In addition to β-catenin, other targets are likely to regulate mechanisms by which APC suppresses cell proliferation. Involvement of phosphoinositide metabolism and phospholipase C enzymes (7, 8), phospholipase A2 (9, 10), and phosphatidylinositol 3-kinase (11) in colorectal tumorigenesis caused by APC dysfunction after mutagenesis has been reported. Molecular events such as protein phosphorylation also play important roles in APC-dependent cell proliferation. APC protein has been reported to be phosphorylated by protein kinases including GSK3β, protein kinase A, p34cdc2, and CK1β (5, 6, 12). With GSK3β, the phosphorylated APC becomes associated in a stable complex formed by axin, GSK3β, and β-catenin, resulting in destabilization of β-catenin. APC phosphorylation by tyrosine kinase (13) and hyperphosphorylation of APC after cell-cycle arrest with nocodazole (14) also have been described, although the kinases involved have not been identified yet. Thus, a mechanistic link between APC and phosphorylation in suppression of cell proliferation is still unclear.

To characterize the biochemical significance of APC on cell proliferation and progression of colorectal cancer, we analyzed protein kinases that associate with normal or truncated APC. Here, we show that APC directly interacts with casein kinase 2 (CK2) in a cell cycle-dependent manner. We demonstrate further that the C-terminal region of APC strongly suppresses the kinase activity of CK2, although APC-CK2 interactions involve the N-terminal region of APC. Thus, in colorectal carcinomas, truncated APC mutants lacking the C-terminal domain bind to CK2 but fail to effectively suppress CK2 activity. The results indicate that heterocomplex formation between CK2 and full-length APC regulates CK2 activity in vivo and has regulatory effects on cell-cycle progression. These findings provide insight into understanding the molecular link between APC and the regulation of phosphorylation-dependent signal transduction.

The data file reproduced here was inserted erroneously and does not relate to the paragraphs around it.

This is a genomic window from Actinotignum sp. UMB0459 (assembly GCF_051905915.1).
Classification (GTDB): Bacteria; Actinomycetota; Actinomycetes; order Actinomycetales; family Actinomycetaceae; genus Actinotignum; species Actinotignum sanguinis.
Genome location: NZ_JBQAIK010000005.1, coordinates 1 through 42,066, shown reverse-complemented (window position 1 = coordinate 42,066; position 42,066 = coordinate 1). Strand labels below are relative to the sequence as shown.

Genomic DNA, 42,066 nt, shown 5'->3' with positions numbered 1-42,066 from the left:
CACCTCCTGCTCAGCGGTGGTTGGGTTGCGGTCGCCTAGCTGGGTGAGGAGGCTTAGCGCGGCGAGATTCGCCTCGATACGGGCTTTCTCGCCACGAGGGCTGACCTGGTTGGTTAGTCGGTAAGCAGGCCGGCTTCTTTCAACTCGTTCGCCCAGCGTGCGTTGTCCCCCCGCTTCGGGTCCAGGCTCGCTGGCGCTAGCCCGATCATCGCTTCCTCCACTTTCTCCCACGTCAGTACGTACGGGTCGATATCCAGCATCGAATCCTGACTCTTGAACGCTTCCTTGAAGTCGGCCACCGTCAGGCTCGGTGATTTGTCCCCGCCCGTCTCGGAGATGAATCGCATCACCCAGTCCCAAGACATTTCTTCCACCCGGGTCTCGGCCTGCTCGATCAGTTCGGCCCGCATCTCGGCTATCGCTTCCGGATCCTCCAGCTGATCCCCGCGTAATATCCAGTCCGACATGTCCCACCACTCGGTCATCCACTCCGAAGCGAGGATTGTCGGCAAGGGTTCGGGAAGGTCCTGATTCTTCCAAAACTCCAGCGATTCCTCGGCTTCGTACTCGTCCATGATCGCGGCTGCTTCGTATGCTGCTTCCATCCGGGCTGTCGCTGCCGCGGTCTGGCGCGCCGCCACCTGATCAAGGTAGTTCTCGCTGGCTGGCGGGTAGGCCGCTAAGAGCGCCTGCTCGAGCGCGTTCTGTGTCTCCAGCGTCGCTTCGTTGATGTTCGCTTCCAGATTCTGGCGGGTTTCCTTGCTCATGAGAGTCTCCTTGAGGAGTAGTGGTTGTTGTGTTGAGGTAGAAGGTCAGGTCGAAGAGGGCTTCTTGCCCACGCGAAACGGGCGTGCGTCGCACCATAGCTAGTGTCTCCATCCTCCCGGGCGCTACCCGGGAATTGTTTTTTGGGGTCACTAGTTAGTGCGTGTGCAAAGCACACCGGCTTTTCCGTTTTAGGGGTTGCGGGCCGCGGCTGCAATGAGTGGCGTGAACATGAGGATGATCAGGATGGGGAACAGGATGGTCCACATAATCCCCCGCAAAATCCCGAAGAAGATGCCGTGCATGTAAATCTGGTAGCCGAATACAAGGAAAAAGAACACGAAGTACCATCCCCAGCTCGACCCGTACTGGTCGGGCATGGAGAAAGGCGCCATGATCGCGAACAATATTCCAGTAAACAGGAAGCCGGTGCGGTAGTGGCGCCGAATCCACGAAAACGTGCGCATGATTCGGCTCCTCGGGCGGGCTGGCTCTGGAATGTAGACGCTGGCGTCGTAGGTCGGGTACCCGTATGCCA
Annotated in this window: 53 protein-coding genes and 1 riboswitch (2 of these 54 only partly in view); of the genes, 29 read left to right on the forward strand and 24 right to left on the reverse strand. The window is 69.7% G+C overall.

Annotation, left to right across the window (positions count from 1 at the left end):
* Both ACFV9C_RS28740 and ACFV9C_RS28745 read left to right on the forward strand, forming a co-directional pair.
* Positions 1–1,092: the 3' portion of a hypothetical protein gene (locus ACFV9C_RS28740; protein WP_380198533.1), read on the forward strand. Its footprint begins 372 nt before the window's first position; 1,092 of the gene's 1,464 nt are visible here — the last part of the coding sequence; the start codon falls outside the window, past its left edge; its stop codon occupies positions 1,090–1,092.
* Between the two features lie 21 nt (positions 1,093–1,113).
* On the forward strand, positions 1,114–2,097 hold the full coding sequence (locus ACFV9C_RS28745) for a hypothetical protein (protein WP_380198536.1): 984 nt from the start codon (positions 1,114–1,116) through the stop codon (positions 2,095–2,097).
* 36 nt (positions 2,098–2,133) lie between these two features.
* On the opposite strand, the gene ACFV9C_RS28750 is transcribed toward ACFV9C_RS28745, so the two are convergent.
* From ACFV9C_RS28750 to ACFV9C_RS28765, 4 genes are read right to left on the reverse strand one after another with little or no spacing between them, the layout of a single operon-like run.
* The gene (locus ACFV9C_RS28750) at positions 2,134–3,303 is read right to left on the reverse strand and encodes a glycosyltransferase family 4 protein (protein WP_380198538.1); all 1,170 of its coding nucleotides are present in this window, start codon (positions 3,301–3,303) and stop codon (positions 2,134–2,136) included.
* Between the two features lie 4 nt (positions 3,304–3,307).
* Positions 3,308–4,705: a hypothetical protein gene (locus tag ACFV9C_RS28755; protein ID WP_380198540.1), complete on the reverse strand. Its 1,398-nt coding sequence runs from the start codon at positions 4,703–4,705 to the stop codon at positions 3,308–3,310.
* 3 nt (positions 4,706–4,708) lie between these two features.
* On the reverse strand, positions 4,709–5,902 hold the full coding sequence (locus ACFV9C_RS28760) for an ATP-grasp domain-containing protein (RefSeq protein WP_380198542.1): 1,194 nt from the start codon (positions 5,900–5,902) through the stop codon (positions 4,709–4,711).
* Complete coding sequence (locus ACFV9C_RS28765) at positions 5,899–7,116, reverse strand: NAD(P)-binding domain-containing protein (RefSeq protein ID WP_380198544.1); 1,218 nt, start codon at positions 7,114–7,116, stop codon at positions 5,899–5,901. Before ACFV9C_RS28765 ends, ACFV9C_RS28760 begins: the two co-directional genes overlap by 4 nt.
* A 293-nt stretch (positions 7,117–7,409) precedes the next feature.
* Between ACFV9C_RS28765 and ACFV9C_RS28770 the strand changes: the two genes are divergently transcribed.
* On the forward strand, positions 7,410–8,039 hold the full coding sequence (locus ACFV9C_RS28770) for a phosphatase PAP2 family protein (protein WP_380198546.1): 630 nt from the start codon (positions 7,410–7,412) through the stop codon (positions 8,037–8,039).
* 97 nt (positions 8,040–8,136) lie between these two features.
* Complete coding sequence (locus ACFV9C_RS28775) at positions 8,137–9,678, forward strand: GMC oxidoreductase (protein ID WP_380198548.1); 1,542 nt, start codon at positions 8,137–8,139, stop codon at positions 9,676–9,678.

Materials and Methods

Cell Culture.